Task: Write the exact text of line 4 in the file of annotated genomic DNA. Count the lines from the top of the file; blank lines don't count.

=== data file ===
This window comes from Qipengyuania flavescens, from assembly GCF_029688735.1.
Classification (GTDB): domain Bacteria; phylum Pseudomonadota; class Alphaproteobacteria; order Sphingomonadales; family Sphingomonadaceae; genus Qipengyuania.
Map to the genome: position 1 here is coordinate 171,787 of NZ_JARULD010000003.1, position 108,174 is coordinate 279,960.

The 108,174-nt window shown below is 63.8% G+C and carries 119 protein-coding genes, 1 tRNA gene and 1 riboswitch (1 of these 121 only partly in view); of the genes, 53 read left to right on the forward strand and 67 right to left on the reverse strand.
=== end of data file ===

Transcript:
The 108,174-nt window shown below is 63.8% G+C and carries 119 protein-coding genes, 1 tRNA gene and 1 riboswitch (1 of these 121 only partly in view); of the genes, 53 read left to right on the forward strand and 67 right to left on the reverse strand.